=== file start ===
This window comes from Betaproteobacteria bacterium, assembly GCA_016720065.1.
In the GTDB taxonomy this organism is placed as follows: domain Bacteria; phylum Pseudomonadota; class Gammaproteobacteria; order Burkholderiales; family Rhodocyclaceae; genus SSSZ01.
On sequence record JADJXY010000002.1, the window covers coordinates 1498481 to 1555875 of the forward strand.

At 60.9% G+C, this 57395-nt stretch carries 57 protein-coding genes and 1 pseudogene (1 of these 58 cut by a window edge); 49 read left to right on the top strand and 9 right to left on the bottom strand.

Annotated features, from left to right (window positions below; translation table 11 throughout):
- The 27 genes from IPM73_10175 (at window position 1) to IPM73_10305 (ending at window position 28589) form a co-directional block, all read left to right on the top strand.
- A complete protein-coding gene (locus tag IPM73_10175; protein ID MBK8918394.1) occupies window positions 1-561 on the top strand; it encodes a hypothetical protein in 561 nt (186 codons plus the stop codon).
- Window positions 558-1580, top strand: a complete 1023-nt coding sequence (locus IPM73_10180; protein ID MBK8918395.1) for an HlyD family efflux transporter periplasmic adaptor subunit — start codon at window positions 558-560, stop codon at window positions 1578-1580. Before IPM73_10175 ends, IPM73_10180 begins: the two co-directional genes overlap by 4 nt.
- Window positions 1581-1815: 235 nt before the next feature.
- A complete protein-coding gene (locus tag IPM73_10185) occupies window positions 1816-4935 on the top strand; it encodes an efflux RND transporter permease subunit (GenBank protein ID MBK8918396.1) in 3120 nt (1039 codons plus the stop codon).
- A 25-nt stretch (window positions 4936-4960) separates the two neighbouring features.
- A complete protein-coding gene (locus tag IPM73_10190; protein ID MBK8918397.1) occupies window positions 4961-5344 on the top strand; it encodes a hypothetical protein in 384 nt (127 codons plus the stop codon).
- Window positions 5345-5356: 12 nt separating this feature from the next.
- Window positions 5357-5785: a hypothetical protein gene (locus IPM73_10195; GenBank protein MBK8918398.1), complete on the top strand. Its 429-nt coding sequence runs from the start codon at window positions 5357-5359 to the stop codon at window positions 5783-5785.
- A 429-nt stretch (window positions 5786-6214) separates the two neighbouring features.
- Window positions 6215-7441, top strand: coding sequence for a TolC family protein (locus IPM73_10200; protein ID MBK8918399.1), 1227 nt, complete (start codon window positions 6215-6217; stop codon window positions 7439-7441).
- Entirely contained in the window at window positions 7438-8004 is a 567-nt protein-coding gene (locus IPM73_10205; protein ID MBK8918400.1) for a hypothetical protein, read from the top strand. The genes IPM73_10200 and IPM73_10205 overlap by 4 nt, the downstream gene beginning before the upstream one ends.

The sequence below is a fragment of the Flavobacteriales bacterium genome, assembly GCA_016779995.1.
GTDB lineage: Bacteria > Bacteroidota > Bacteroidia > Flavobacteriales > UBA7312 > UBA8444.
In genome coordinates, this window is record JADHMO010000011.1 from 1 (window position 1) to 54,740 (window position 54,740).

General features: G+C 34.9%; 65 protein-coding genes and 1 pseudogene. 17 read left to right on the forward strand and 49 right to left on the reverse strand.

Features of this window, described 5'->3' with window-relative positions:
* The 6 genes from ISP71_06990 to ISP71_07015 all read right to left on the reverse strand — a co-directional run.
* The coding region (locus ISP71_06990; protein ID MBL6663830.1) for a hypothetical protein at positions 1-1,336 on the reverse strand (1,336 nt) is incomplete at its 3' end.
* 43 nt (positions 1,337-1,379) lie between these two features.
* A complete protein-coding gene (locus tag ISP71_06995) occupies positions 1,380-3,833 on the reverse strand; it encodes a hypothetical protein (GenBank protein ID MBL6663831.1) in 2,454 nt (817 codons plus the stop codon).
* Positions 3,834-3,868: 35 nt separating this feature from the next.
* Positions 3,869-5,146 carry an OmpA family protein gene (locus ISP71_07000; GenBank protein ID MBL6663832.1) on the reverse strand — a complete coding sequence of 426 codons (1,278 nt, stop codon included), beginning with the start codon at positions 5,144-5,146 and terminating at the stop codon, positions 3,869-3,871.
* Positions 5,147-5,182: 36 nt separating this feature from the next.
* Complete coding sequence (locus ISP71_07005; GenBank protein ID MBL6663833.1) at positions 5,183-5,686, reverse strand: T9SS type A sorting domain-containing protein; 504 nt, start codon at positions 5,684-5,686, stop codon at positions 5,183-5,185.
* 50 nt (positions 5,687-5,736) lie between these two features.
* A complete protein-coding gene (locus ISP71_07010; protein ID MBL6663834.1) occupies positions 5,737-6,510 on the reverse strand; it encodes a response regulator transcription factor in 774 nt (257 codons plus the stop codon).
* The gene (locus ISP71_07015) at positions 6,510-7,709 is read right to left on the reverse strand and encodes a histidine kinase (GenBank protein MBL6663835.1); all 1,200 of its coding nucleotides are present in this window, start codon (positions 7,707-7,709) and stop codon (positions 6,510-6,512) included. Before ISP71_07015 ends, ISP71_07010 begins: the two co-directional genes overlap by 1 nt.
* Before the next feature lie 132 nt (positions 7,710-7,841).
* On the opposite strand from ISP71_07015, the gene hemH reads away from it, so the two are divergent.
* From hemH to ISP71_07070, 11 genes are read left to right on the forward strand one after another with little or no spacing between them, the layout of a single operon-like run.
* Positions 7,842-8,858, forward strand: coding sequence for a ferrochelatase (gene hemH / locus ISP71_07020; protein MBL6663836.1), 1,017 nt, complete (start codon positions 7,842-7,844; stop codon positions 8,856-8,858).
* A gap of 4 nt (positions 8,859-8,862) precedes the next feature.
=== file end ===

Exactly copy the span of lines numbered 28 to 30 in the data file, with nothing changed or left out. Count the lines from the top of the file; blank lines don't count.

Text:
* Positions 3,869-5,146 carry an OmpA family protein gene (locus ISP71_07000; GenBank protein ID MBL6663832.1) on the reverse strand — a complete coding sequence of 426 codons (1,278 nt, stop codon included), beginning with the start codon at positions 5,144-5,146 and terminating at the stop codon, positions 3,869-3,871.
* Positions 5,147-5,182: 36 nt separating this feature from the next.
* Complete coding sequence (locus ISP71_07005; GenBank protein ID MBL6663833.1) at positions 5,183-5,686, reverse strand: T9SS type A sorting domain-containing protein; 504 nt, start codon at positions 5,684-5,686, stop codon at positions 5,183-5,185.